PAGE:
So Delicious Dairy Free - “If you’re trying to keep dairy and gluten-free, are you ever in the right place” boasts So Delicious on their website. Most of the So Delicious products are made with alternate kinds of milk, such as almond milk, coconut milk, soy, cashew, etc. If you love ice cream and yogurt like I do, So Delicious is one of the best-tasting options you could try. They have a great list of common ingredients they use, with a description of each one that you can find here.
Annie’s Gluten-free - This one you have to carefully navigate around, because some of their products do have milk and wheat ingredients. But if you do your research, Annie’s is one of the best sources for gluten/dairy free snacks available right now. For instance, go to their website and look for their vegan and gluten-free combination snacks! I’m a fan of their assortment of Bunny Grahams myself.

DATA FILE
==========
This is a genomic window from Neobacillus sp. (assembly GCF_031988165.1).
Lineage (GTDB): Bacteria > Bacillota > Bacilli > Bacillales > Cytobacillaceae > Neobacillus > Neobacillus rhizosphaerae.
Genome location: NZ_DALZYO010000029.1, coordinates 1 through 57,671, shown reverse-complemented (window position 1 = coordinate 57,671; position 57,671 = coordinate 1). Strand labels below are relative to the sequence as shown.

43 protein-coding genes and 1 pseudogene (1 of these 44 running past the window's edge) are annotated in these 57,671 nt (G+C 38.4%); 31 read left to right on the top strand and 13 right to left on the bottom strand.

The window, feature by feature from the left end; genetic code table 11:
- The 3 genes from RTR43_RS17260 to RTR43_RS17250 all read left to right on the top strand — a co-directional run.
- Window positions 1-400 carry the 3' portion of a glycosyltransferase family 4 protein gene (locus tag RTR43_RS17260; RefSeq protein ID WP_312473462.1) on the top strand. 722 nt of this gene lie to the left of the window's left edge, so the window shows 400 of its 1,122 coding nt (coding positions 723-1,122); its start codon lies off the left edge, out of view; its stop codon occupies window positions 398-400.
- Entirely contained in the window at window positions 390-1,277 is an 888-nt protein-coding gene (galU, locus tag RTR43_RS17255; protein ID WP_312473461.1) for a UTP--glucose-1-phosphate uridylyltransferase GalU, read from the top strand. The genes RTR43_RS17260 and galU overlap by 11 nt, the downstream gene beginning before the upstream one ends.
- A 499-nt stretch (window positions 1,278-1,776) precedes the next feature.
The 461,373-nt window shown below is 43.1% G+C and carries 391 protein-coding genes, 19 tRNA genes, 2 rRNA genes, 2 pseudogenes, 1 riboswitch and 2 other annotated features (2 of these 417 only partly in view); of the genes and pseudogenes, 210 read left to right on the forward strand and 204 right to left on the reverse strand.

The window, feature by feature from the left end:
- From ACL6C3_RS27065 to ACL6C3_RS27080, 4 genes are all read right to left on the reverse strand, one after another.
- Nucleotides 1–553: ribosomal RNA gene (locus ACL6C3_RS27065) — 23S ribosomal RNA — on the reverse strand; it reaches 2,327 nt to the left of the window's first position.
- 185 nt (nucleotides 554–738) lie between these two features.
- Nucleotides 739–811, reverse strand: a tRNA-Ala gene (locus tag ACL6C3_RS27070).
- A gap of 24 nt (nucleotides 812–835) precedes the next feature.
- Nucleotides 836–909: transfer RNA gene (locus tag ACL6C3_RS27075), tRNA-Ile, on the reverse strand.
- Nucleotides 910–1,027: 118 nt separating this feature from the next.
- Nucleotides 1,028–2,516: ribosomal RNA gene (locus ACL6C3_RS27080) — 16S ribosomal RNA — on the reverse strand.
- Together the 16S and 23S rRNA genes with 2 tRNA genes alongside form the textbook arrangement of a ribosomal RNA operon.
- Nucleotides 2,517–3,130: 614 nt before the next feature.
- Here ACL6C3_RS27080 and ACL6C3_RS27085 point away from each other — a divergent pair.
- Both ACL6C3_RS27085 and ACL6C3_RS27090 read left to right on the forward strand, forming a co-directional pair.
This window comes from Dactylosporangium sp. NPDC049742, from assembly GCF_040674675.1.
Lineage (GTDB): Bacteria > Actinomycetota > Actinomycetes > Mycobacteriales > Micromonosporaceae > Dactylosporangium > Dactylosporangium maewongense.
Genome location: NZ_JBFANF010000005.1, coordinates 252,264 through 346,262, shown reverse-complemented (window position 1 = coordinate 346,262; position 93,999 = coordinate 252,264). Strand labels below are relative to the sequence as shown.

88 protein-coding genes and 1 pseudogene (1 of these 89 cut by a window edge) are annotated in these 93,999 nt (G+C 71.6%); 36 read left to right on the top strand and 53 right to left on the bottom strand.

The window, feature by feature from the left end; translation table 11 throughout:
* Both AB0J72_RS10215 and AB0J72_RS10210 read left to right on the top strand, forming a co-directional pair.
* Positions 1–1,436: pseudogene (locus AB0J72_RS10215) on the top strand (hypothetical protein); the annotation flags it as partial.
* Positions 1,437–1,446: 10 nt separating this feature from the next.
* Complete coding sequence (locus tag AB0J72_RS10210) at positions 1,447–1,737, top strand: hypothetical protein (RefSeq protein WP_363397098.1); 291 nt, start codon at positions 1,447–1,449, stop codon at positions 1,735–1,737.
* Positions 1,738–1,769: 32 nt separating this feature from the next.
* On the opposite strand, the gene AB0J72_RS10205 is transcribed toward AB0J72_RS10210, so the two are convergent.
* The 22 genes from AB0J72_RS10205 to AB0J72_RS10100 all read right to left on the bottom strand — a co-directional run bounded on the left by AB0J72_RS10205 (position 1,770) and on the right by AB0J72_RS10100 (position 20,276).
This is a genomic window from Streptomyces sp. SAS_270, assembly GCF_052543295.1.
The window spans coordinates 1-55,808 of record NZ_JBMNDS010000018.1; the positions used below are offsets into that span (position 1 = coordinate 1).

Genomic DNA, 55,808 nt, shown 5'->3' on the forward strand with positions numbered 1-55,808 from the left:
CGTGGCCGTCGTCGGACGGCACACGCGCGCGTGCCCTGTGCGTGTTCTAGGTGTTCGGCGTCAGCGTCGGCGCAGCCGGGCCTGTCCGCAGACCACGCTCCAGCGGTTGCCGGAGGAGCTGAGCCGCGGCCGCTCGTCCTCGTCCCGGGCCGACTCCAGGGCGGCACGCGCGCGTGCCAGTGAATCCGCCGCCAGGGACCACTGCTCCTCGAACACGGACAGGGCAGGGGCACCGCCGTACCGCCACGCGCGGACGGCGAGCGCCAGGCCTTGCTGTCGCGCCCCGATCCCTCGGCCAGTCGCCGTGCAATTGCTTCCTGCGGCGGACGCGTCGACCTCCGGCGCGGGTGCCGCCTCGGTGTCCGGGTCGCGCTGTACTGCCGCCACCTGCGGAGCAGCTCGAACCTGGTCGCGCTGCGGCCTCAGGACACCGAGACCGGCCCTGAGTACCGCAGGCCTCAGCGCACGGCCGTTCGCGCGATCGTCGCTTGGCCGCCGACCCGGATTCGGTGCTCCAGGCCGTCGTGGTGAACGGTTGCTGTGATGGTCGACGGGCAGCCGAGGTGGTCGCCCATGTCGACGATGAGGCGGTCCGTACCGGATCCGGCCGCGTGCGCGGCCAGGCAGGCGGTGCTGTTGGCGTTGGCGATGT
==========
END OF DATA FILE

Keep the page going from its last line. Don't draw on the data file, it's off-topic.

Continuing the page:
Lucy’s Gluten-free Cookies - Not only are they gluten-free, but, like Namaste, Lucy’s have no peanuts or tree nuts. They are also all vegan, contain 0g of Trans Fat and 0mg of Cholesterol, are all natural and non-GMO. My mom would surprise me when I would visit her at home in my college years, and they would typically be gone within a couple of hours. I would recommend any of their products - they’re all very tasty!
Food Should Taste Good - Oh man, this one’s a goodie. Primarily known for their popular Multigrain Chips, FSTG is a non-GMO committed chip company that specializes in no wheat and completely vegan products. Their multi-grain chips are delicious - I had a lot of friends eating mine who weren’t gluten-free, dairy-free, vegan, or caring about GMOs. They are just that good. The best part about this is the different types of chips they have, not just the Multi-Grain. They’ve expanded to all different kinds of types and flavors. Some of these are tortilla made blue corn and sweet potato chips (which I’ve been known to partake in upon multiple occasions), kettle cooked barbeque flavored chips, a variety of brown rice crackers, and pesto flavored pita puffs.